Use your senses to reduce food waste
Denmark uses two shelf-life labels: ‘best before’ and ‘expiry date’. The former is an indicator of when the product will be at its best, while the latter is designed for foods that pose a health risk if consumed after that date.
But do consumers understand the differences between the two guides? And has recent attention on food waste reduction changed consumer behaviour in relation to food shelf life? Those questions have been addressed in recent research.
In 2012 a study examined whether Danes knew the difference between these labels, and in 2015 scientists from Aarhus University examined if knowledge of the labels had improved and if consumers were able to distinguish between them.
Further, the scientists examined whether we trust our senses when it comes to finding out if the food is still edible or should be thrown away.
Professor Liisa Lähteenmäki from the Department of Management at Aarhus University said the researchers were interested to see if the major focus on food waste in recent years would change how the Danes act in relation to food shelf life.
In general, the knowledge of food labels had improved in 2015 when compared to the 2012 study; however, the increase in knowledge was modest, probably partly due to the fact that consumers already had a relatively high knowledge of the labels in the 2012 study. Approximately 70% of the participants in the 2015 study answered the questions in relation to the labels correctly.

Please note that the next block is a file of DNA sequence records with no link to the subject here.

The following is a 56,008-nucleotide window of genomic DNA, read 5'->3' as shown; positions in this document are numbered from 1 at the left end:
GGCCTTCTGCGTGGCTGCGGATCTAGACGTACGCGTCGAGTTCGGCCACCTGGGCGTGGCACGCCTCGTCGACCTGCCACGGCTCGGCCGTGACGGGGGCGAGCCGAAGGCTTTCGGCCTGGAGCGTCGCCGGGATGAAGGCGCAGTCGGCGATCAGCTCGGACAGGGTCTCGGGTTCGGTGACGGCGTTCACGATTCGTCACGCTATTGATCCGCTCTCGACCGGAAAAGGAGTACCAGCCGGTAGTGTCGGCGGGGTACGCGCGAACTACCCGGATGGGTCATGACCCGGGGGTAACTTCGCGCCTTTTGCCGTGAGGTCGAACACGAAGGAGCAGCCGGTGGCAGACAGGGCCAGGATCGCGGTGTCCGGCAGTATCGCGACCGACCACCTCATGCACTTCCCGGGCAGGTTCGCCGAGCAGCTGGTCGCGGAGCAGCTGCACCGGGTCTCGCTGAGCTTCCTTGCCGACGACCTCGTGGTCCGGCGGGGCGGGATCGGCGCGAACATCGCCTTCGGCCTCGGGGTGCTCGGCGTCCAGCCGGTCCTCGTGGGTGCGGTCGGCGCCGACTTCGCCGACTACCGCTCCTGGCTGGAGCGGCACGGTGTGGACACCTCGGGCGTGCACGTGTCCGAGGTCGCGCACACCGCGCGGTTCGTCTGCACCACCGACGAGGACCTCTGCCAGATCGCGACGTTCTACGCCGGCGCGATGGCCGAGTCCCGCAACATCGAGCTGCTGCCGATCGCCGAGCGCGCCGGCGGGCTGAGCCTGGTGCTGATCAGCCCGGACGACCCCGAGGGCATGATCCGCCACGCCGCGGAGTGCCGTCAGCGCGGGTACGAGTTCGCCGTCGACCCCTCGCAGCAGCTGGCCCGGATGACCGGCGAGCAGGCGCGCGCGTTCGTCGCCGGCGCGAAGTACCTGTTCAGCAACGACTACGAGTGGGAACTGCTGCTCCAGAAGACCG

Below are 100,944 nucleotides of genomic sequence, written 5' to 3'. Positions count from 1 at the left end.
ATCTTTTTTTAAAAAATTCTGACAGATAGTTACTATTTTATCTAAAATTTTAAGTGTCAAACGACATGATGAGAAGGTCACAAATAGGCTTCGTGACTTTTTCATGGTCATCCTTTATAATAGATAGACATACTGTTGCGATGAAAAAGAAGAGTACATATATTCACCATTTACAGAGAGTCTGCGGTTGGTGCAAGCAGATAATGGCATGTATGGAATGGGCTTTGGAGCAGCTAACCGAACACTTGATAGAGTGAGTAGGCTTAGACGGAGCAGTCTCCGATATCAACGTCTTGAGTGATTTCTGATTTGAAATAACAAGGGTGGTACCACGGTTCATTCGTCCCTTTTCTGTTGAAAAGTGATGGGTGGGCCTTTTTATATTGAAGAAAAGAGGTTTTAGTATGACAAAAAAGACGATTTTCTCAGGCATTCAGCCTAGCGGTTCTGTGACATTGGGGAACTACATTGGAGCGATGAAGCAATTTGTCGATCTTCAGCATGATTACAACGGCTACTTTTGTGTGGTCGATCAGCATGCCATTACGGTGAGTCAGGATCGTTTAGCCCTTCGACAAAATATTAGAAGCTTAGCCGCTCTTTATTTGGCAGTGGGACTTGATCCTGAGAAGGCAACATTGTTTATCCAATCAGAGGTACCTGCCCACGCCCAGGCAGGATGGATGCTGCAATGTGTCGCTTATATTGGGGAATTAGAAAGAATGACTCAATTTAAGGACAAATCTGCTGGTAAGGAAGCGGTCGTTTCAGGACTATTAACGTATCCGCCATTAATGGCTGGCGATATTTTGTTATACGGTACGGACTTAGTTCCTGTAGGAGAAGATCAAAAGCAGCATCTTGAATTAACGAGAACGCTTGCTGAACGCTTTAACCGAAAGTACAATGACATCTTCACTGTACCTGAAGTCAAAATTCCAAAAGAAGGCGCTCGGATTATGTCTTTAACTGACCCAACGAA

The new study clearly demonstrated that significantly more consumers know that food labelled ‘best before’ does not constitute a health risk even though the date has expired.
However, food waste is still a problem. Between 10 and 42% of the study respondents throw away food that might be eaten after the ‘best before’ date without checking if the food is still edible.
Trust in our abilities to assess whether the food is in condition varies between products. Bread will often be checked before it is thrown out, but fewer of us taste yoghurt to see if it is edible 3–4 days after the date.
Our senses — and the degree to which we trust them — also play a decisive role when it comes to displaying risk behaviour and tasting the food after the ‘use by’ date. Older study participants and those who trusted their senses were more likely to display risk behaviour and taste food that should actually be thrown away after the expiry date.
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